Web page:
Leisure travelers are seeking more experiences, while business travel remains strong, hotel industry leaders shared in a panel discussion about demand trends Wednesday.
Jay Caiafa, COO of the Americas for IHG Hotels & Resorts, Leslie Hale, president and CEO of RLJ Lodging Trust, and John Murray, president and CEO of Sonesta International Hotels Corp., spoke at The Hospitality Show, a conference event hosted by AHLA and Hotel Management. There were approximately 3,500 industry professionals registered for the inaugural conference at the Venetian in Las Vegas.
While leisure demand remains robust, the executives said, these guests’ wants have shifted. They now crave more experience-based travel and are looking to get more for their money. Hoteliers should be wary about what their property or surrounding location can provide, the executives added.
In a later panel discussion, Steve Hill, president and CEO of the Las Vegas Convention and Visitors Authority, echoed the idea that experiential travel is becoming increasingly valued, and travelers are willing to spend more on it.
In Las Vegas, the city’s average visitor went from having a gaming budget of about $250 pre-pandemic to one that’s more than $300 now, Hill noted. “The propensity to take the money you have to spend on travel and experience is showing up everywhere.”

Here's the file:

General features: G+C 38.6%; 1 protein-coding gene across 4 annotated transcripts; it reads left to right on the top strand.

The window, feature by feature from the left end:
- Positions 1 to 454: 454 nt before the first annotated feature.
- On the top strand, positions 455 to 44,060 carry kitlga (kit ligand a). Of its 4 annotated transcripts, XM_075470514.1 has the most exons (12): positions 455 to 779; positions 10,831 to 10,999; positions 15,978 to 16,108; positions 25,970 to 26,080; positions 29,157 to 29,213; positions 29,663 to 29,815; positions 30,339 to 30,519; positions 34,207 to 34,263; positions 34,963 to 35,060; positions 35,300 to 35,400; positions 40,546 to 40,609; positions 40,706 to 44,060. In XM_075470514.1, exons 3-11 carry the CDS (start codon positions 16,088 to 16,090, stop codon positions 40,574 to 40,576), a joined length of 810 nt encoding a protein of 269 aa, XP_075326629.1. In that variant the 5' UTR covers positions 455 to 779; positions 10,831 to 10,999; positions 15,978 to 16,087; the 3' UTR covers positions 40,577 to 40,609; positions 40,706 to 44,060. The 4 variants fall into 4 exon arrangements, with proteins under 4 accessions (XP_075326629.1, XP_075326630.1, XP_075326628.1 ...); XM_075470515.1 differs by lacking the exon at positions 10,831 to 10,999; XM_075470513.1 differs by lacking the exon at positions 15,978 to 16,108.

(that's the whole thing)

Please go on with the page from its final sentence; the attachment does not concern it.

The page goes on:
Elsewhere in the industry, demand for experiences while traveling has led to a proliferation of hoteliers and management companies expanding their presence in the leisure and lifestyle sectors.
However, Sonesta’s Murray warned that leisure demand will likely begin to plateau. In its recent industry outlook report, PwC also predicted that domestic leisure demand will soften in the remainder of the year, citing inflation as the cause. PwC forecasted that individual and group business travel demand will hold strong in 2023 and likely offset decreased leisure demand.
In their panel titled “The Demand Generation: Asking for Everything,” Caiafa, Hale and Murray said business travel demand remains solid, with small group demand “leading the charge,” according to Hale. Murray noted that recovery in some markets, including San Francisco, Minneapolis and Milwaukee, are lagging behind others.